Copyrighted material


by Adrian Reyes

on Mexico's election crisis

(IPS) MEXICO CITY -- Andres Lopez Obrador, Mexico's leftist presidential hopeful, is encouraging supporters to engage in peaceful acts of civil resistance and keep a close eye on the ballot boxes stored in 300 districts, reiterating that conservative Felipe Calderon stands to take over a presidency stripped of legitimacy if he continues to block a full recount.

Officials from the municipal government -- controlled by the Democratic Revolution Party (PRD) -- estimate that the Sunday rally called by PRD candidate Lopez Obrador drew one million demonstrators.

The rally, the second Lopez Obrador has called since the contested July 2 elections, elicited strong criticism from the governing National Action Party (PAN), which has said the protests put unacceptable pressure on electoral authorities.

PAN has also objected to the PRD request to reopen all ballot boxes and compare the new counts to the official tally sheets, on the grounds that these measures were already taken on election day and that official tally records were reviewed three days after.

PAN spokesman Cesar Nava told IPS that his party would not bow to what amounts to political "blackmail." "It is not worth playing into their hands; we have no reason to trust Lopez Obrador's declaration of good faith," he said, especially now, since he has made it clear he would not recognize Calderon as president even if a recount confirms his victory.

According to the official tally released by the Federal Elections Institute (IFE), Calderon narrowly edged out Lopez Obrador by a 0.58 percent margin. The PRD officially challenged the elections, filing numerous complaints of alleged irregularities with Mexico's Federal Elections Tribunal.

PAN members "are not worried," because the election outcome is ultimately in the hands of the tribunal, and "the rest is just dirty tactics," added Nava. He is confident Calderon will stick to his "winner's agenda," which entails meetings with representatives from several sectors in preparation for December's transfer of power.

Nava also thinks it is unlikely the Electoral Tribunal Electoral will order a vote recount as requested by Lopez Obrador, and charged that the PRD candidate was trying to invalidate the presidential election. "The law is not negotiable; it cannot be changed according to the whims of one candidate," he added.

Speaking to IPS, PRD spokesman Gerardo Fernandez Norona denied that the party was set on annulling the election. "This is the line the opposition has taken to discredit our demands."

But, he added, "If the tribunal rejects our petition to reopen the count, it could trigger a major crisis. We are acting well within the law, and any candidate will find it difficult to take power without a fully legitimate foundation."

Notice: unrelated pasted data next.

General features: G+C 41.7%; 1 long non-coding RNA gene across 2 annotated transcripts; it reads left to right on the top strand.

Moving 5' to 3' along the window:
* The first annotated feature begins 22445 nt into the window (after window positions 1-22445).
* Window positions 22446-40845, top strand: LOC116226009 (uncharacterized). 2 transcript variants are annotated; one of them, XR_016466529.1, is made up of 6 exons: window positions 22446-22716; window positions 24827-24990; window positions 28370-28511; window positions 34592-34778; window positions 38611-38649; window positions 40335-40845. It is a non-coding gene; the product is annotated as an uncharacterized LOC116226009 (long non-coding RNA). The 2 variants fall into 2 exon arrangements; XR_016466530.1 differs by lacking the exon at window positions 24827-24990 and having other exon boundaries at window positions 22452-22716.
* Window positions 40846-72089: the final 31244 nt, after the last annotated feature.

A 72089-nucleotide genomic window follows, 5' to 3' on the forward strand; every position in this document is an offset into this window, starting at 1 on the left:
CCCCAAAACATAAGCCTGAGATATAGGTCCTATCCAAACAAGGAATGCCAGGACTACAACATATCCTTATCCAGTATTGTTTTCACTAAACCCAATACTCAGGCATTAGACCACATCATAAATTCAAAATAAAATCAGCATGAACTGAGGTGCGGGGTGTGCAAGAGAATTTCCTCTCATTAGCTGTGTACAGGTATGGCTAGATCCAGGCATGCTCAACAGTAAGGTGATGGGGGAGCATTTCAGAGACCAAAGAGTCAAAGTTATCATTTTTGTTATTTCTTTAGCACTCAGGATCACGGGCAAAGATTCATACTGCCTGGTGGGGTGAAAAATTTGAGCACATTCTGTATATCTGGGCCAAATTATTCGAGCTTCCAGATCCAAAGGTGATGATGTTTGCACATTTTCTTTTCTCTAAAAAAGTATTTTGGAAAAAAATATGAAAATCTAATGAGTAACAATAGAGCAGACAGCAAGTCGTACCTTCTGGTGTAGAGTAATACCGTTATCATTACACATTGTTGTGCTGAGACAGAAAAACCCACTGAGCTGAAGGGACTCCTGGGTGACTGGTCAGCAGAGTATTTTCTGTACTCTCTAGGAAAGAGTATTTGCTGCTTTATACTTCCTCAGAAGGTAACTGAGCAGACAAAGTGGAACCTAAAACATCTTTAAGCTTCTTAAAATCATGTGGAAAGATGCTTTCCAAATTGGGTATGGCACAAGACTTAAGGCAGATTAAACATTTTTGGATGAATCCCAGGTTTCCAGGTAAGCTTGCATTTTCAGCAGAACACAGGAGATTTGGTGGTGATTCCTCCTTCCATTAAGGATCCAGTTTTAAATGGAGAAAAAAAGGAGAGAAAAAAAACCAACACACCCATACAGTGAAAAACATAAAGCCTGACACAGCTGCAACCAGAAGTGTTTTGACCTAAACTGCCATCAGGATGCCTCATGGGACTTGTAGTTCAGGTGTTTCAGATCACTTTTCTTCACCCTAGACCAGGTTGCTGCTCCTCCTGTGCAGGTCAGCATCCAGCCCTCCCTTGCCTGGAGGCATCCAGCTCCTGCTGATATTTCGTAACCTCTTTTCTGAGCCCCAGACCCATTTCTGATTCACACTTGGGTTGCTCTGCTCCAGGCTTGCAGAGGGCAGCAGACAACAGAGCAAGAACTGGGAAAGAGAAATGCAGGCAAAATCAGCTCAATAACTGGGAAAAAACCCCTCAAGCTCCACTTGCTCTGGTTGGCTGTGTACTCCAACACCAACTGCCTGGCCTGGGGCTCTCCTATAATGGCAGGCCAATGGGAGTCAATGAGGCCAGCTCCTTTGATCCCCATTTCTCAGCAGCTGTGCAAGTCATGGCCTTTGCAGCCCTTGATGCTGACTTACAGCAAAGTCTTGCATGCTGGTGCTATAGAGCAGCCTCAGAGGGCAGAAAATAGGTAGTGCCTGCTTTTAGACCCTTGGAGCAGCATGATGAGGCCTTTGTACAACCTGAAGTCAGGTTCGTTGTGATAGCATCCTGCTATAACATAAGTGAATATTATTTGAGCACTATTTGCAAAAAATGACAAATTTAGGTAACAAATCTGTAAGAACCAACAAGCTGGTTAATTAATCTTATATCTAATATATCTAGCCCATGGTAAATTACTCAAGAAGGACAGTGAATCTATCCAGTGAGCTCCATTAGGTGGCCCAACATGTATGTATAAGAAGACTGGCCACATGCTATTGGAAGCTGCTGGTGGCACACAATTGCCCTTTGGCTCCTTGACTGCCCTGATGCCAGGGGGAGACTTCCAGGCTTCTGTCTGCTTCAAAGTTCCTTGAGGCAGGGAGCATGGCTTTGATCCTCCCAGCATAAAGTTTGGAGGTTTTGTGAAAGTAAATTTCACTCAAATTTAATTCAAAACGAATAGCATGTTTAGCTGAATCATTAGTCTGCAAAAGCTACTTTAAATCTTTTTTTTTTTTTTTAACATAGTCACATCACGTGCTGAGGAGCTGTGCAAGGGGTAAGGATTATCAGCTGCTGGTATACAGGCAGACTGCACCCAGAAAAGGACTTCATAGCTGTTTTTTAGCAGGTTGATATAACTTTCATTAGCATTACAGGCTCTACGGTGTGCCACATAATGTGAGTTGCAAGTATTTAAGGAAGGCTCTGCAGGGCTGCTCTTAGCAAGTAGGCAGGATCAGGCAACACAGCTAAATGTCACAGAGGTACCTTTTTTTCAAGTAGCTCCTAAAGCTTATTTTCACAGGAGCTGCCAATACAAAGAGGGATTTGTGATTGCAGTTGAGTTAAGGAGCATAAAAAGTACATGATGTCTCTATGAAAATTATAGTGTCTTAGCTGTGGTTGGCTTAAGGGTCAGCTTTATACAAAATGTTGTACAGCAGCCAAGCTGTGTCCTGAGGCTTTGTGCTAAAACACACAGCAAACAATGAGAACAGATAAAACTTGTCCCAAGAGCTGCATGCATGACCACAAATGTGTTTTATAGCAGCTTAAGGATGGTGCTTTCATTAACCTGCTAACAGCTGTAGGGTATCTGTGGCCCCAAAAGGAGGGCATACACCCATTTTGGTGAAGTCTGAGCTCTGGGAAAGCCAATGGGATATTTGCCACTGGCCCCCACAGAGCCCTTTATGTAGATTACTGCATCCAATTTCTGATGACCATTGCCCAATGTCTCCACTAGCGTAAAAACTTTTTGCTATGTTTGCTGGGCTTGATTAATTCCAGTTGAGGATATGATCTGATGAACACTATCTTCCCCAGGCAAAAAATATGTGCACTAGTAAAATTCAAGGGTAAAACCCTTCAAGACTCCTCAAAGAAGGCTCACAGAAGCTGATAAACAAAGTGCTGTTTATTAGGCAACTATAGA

Political analyst Raymundo Riva Palacio, a columnist at the El Universal daily, predicted that a vote-by-vote, polling station-by-polling station recount, as demanded by the PRD, would favour Calderon.

If his victory is consequently confirmed, the PAN candidate earns a victory free of the uncertainty, constant complaints and submission of evidence of alleged irregularities that to date have tainted his win, added Riva Palacio, who warned against inaugurating a new president dogged by credibility issues.

The IFE, which has been the target of harsh criticism from the "For the Good of All" coalition that backed Lopez Obrador's bid for president, published media ads stating that on Jul. 5, during the count recorded in district tallies, 2,870 ballot boxes were unsealed.

In 95 percent of these, said the IFE, "the tallies of all parties and coalitions were adjusted." These 2,837 ballot boxes represent 2.2 percent of the total 130,477 set up on election day.

The IFE defended its vote count, stating that it fully complied with the law and occurred in the presence of representatives from all political parties involved. It also noted that the tallies mentioned in accusations of irregularities were scrutinized, and that it was now up to the Electoral Tribunal to handle challenges and, when justified, order vote recounts.

Horacio Duarte, the PRD representative with the IFE, does not agree with the Institute's position. During Sunday's demonstration he called for the resignation of Luis Carlos Ugalde, alleging that the IFE head has ties to Calderon.

Duarte may still officially submit this complaint to the Electoral Tribunal, as he feels the arbitrator of the electoral process acted with bias and ignored the opposition's petitions.

During Sunday's massive gathering in Zocalo, the country's main public square, Lopez Obrador called on supporters to form committees to set up camps outside each of the 300 electoral district offices.

This measure is designed to prevent the IFE from ordering the opening of ballot boxes without electoral tribunal authorization. This occurred last week, despite army protection of the boxes, said the candidate.

Furthermore, Lopez Obrador recommended that Calderon "think about himself, his family, those closest to him; all the water in the oceans isn't enough to wipe away the stain of a fraudulent election."

"I remind him, also, that Mexico -- our country and its people -- does not deserve an illegitimate president who lacks moral or political authority," he concluded.

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Albion Monitor   July 18, 2006   (

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